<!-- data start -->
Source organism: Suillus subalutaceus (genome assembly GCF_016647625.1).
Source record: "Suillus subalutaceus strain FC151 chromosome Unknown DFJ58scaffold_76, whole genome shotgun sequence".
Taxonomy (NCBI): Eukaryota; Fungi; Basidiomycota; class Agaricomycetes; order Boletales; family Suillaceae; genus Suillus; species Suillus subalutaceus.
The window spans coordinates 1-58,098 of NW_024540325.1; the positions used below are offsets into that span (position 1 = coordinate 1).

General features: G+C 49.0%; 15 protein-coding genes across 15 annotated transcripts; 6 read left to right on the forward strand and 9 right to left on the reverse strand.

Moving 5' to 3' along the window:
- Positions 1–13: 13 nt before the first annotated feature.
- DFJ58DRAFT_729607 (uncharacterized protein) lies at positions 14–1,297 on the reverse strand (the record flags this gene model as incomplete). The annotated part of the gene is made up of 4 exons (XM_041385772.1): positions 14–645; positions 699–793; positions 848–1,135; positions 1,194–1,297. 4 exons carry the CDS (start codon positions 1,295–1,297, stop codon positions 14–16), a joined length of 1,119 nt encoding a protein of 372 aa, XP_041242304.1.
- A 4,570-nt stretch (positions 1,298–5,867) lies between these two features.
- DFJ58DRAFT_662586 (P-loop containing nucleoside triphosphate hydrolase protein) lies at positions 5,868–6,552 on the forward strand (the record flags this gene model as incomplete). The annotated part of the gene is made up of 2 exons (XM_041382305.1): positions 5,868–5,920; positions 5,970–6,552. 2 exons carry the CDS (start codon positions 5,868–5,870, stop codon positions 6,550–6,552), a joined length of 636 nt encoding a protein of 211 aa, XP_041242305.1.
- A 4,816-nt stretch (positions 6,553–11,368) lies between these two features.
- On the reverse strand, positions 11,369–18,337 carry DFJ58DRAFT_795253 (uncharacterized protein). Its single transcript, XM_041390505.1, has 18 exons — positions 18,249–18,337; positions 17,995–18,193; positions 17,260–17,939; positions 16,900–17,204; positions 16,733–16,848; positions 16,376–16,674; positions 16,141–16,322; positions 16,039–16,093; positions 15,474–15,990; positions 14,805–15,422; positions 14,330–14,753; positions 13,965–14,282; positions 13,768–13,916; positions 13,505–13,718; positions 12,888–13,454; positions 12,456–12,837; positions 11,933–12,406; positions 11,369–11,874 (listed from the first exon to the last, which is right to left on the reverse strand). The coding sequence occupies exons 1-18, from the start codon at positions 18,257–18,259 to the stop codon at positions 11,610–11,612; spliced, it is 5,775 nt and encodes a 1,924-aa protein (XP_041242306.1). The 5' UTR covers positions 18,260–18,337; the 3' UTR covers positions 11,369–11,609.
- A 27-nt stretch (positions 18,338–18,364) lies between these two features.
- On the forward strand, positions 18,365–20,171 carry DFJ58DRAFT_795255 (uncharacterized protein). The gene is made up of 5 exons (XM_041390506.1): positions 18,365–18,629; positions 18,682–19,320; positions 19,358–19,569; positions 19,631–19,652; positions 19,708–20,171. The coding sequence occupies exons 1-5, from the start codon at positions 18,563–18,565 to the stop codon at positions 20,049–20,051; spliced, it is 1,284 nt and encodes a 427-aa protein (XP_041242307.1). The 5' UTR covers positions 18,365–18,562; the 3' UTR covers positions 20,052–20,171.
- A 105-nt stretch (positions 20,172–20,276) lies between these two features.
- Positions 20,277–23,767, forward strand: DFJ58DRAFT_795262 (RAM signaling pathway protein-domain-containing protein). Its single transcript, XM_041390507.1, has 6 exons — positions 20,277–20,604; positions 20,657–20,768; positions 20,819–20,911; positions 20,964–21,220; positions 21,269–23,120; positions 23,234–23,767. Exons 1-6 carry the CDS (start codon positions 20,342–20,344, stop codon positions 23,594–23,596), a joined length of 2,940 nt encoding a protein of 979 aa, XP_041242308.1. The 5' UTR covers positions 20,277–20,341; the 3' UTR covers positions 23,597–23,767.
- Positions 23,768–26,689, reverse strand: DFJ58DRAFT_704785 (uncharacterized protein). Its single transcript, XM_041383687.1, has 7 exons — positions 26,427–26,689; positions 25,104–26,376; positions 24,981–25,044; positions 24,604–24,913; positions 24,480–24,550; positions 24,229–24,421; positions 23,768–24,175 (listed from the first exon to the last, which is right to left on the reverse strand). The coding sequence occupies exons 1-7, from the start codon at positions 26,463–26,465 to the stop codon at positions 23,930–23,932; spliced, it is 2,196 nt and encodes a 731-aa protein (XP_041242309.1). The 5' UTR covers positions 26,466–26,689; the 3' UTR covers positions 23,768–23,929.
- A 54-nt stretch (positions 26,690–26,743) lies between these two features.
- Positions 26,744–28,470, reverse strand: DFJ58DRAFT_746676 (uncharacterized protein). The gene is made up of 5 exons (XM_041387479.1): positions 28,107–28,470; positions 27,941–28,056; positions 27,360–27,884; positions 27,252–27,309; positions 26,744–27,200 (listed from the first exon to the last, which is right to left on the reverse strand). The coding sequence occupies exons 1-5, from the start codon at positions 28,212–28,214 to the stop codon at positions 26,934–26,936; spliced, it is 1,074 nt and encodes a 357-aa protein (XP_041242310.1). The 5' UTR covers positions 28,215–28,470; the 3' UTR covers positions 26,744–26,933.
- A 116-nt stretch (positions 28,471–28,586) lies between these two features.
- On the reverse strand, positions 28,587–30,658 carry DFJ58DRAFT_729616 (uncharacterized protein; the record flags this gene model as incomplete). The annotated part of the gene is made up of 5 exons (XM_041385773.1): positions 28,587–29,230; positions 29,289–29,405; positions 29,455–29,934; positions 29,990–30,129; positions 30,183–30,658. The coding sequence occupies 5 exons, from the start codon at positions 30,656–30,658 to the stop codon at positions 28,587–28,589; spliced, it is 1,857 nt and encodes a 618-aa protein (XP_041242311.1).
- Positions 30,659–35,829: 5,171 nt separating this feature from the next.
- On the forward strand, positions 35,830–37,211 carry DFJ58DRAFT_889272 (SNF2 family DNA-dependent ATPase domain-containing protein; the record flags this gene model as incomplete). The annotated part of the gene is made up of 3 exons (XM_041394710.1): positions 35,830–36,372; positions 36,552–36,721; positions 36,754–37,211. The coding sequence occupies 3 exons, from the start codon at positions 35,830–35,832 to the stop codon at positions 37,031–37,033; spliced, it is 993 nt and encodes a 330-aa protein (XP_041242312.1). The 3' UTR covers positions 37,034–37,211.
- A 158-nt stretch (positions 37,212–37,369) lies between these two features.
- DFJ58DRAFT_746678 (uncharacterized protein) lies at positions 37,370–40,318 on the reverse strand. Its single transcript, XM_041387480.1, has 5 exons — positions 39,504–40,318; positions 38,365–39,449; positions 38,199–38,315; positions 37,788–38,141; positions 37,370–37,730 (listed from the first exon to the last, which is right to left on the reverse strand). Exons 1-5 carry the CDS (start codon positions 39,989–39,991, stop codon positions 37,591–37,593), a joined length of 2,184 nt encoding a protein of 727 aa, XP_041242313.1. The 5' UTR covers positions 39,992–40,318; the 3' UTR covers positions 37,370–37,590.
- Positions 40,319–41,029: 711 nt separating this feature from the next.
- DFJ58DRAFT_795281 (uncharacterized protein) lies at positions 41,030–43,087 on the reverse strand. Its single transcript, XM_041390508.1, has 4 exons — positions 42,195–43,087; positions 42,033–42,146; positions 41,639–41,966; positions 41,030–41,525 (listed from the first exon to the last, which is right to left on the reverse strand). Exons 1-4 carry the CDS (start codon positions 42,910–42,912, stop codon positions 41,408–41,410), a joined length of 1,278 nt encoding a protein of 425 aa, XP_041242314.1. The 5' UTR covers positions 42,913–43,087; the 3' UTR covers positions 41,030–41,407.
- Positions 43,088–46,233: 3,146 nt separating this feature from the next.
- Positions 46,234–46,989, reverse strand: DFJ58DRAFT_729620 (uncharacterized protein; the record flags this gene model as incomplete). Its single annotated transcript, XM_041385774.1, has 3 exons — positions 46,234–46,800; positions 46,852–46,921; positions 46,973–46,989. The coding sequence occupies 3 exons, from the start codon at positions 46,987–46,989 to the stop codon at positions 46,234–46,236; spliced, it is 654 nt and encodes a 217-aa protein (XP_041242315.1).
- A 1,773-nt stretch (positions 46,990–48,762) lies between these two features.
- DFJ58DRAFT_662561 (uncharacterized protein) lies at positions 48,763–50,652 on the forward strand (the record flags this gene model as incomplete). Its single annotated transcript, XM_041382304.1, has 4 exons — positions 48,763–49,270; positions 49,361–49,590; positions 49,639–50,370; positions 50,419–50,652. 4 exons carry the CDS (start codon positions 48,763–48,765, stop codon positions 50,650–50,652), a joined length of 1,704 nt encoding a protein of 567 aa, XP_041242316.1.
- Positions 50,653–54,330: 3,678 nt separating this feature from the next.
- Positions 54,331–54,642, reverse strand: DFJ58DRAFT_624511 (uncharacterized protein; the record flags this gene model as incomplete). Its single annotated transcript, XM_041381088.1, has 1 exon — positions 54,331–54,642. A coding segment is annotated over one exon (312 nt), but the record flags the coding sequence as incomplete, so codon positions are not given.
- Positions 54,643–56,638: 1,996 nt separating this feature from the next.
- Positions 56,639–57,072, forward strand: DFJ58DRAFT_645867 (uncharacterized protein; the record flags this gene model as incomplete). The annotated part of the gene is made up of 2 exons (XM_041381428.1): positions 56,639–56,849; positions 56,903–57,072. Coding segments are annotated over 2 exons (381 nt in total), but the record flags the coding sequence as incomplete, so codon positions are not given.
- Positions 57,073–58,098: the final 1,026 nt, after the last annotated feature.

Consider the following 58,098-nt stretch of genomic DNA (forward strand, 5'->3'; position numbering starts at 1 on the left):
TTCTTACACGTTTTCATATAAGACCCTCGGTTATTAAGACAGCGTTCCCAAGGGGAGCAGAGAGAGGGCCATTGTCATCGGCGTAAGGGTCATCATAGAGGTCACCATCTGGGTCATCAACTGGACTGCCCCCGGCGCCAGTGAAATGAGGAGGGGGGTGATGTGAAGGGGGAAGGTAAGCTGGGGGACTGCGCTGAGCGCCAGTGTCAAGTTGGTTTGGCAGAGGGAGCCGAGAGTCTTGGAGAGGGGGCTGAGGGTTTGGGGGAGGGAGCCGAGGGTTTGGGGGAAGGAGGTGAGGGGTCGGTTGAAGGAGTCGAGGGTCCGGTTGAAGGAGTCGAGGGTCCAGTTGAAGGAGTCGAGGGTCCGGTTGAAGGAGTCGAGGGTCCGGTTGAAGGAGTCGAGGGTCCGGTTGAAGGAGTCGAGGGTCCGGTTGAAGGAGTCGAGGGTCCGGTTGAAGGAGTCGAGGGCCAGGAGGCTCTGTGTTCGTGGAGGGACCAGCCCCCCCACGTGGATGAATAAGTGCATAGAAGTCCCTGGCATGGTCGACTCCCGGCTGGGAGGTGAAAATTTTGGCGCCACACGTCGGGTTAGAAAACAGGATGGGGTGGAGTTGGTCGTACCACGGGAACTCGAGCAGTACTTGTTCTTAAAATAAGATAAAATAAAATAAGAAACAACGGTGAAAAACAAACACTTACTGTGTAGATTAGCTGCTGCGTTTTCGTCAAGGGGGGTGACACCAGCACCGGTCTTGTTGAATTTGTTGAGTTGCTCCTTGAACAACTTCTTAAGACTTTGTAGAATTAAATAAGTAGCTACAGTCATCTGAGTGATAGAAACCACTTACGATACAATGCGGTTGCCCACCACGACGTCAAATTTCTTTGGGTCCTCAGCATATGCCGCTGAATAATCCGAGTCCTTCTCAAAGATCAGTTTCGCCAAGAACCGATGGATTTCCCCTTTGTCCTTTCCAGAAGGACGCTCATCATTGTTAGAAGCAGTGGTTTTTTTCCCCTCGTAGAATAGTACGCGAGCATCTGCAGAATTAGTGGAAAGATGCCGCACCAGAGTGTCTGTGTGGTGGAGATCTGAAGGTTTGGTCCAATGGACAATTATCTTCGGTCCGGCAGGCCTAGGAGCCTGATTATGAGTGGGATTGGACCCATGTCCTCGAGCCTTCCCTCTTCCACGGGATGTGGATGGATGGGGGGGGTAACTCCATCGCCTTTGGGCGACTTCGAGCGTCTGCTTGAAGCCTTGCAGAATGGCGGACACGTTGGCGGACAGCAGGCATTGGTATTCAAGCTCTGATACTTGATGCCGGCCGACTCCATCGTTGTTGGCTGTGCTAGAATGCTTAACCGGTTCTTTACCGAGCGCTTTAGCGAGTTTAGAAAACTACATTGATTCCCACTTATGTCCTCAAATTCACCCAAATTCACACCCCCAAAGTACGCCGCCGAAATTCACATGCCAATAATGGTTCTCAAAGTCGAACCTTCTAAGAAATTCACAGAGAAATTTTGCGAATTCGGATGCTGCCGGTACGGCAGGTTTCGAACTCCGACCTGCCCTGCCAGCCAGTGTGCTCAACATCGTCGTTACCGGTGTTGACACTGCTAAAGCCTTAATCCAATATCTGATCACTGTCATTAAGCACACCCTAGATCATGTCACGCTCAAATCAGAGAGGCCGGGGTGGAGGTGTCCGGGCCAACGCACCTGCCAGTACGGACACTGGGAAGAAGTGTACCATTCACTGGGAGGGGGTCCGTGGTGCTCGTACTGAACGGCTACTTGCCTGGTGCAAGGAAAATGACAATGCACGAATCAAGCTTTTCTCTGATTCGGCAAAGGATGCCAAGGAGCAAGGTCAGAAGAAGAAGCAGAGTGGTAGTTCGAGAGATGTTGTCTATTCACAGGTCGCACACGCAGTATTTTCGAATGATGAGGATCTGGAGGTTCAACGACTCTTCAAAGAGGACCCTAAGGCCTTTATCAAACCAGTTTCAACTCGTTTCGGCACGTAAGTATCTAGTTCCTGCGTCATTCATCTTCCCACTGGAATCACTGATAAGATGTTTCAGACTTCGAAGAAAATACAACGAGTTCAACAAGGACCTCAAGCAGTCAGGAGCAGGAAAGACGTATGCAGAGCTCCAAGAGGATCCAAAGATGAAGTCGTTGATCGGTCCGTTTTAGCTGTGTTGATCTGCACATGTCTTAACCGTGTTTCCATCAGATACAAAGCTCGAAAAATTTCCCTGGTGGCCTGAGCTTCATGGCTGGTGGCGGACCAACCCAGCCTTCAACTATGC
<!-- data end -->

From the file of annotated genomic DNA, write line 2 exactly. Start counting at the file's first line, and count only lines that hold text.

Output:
Source record: "Suillus subalutaceus strain FC151 chromosome Unknown DFJ58scaffold_76, whole genome shotgun sequence".